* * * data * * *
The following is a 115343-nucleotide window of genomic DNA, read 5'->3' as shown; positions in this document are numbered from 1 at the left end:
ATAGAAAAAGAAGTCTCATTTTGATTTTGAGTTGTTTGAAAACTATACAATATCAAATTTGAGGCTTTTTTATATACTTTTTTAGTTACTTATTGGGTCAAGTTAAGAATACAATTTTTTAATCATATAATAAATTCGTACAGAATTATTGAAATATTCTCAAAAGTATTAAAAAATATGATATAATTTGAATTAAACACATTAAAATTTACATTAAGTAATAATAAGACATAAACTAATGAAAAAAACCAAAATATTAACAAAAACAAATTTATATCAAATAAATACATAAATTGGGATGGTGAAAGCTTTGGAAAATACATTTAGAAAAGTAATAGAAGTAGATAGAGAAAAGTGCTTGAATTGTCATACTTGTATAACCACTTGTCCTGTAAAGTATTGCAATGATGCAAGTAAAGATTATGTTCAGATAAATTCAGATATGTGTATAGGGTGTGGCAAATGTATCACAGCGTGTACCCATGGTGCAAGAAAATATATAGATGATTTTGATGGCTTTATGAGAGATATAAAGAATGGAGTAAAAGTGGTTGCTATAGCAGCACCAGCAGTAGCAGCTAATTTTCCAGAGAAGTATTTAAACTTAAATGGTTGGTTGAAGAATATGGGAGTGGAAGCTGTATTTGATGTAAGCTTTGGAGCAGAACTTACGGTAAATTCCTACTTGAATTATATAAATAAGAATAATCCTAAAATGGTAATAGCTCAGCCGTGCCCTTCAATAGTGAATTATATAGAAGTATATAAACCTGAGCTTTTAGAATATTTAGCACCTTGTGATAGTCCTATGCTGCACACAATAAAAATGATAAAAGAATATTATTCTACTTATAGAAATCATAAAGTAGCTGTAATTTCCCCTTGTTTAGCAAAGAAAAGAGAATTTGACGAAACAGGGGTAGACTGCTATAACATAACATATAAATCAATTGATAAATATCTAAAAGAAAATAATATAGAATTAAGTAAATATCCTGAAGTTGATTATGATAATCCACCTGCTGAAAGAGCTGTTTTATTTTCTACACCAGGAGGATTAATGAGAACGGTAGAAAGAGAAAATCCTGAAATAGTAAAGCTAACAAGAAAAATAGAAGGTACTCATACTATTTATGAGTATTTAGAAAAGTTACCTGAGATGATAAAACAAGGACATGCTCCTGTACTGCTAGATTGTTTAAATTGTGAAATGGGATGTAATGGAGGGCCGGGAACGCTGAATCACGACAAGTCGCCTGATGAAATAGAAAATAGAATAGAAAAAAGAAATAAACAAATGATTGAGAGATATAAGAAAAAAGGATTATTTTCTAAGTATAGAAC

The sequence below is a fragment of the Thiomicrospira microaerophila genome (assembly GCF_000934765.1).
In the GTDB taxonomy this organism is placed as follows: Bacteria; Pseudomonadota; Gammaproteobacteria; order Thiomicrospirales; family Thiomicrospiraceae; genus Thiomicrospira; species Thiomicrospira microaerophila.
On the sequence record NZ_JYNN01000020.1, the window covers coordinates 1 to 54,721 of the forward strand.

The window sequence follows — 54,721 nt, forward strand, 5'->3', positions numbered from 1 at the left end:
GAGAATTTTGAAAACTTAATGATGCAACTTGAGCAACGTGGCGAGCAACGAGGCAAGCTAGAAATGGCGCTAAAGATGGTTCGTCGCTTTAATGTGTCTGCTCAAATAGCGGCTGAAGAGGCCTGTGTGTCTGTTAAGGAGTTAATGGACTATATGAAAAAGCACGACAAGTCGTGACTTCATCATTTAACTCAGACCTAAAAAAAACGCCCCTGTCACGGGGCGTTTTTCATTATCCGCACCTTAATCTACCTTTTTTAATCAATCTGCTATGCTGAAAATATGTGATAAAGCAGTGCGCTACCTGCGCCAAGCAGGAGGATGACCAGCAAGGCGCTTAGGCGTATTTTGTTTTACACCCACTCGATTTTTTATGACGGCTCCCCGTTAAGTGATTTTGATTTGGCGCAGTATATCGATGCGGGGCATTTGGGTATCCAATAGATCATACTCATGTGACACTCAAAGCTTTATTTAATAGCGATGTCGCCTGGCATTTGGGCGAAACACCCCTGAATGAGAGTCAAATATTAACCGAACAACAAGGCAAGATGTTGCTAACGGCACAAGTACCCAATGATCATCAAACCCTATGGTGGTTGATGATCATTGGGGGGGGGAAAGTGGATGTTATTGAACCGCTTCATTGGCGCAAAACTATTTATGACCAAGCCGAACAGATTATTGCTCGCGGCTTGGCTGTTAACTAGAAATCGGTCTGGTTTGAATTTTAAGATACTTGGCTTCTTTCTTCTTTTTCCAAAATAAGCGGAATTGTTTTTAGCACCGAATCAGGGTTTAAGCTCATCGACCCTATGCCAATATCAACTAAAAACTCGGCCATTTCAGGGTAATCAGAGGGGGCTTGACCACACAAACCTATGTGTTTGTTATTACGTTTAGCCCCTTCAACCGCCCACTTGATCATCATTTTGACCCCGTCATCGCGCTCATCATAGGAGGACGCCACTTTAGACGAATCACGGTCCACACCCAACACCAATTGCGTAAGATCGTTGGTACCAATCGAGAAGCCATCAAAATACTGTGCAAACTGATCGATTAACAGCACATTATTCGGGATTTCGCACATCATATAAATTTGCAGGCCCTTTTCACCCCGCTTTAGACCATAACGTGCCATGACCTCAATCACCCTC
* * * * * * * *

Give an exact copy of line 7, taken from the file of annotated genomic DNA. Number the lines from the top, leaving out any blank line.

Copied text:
GAGAATTTTGAAAACTTAATGATGCAACTTGAGCAACGTGGCGAGCAACGAGGCAAGCTAGAAATGGCGCTAAAGATGGTTCGTCGCTTTAATGTGTCTGCTCAAATAGCGGCTGAAGAGGCCTGTGTGTCTGTTAAGGAGTTAATGGACTATATGAAAAAGCACGACAAGTCGTGACTTCATCATTTAACTCAGACCTAAAAAAAACGCCCCTGTCACGGGGCGTTTTTCATTATCCGCACCTTAATCTACCTTTTTTAATCAATCTGCTATGCTGAAAATATGTGATAAAGCAGTGCGCTACCTGCGCCAAGCAGGAGGATGACCAGCAAGGCGCTTAGGCGTATTTTGTTTTACACCCACTCGATTTTTTATGACGGCTCCCCGTTAAGTGATTTTGATTTGGCGCAGTATATCGATGCGGGGCATTTGGGTATCCAATAGATCATACTCATGTGACACTCAAAGCTTTATTTAATAGCGATGTCGCCTGGCATTTGGGCGAAACACCCCTGAATGAGAGTCAAATATTAACCGAACAACAAGGCAAGATGTTGCTAACGGCACAAGTACCCAATGATCATCAAACCCTATGGTGGTTGATGATCATTGGGGGGGGGAAAGTGGATGTTATTGAACCGCTTCATTGGCGCAAAACTATTTATGACCAAGCCGAACAGATTATTGCTCGCGGCTTGGCTGTTAACTAGAAATCGGTCTGGTTTGAATTTTAAGATACTTGGCTTCTTTCTTCTTTTTCCAAAATAAGCGGAATTGTTTTTAGCACCGAATCAGGGTTTAAGCTCATCGACCCTATGCCAATATCAACTAAAAACTCGGCCATTTCAGGGTAATCAGAGGGGGCTTGACCACACAAACCTATGTGTTTGTTATTACGTTTAGCCCCTTCAACCGCCCACTTGATCATCATTTTGACCCCGTCATCGCGCTCATCATAGGAGGACGCCACTTTAGACGAATCACGGTCCACACCCAACACCAATTGCGTAAGATCGTTGGTACCAATCGAGAAGCCATCAAAATACTGTGCAAACTGATCGATTAACAGCACATTATTCGGGATTTCGCACATCATATAAATTTGCAGGCCCTTTTCACCCCGCTTTAGACCATAACGTGCCATGACCTCAATCACCCTC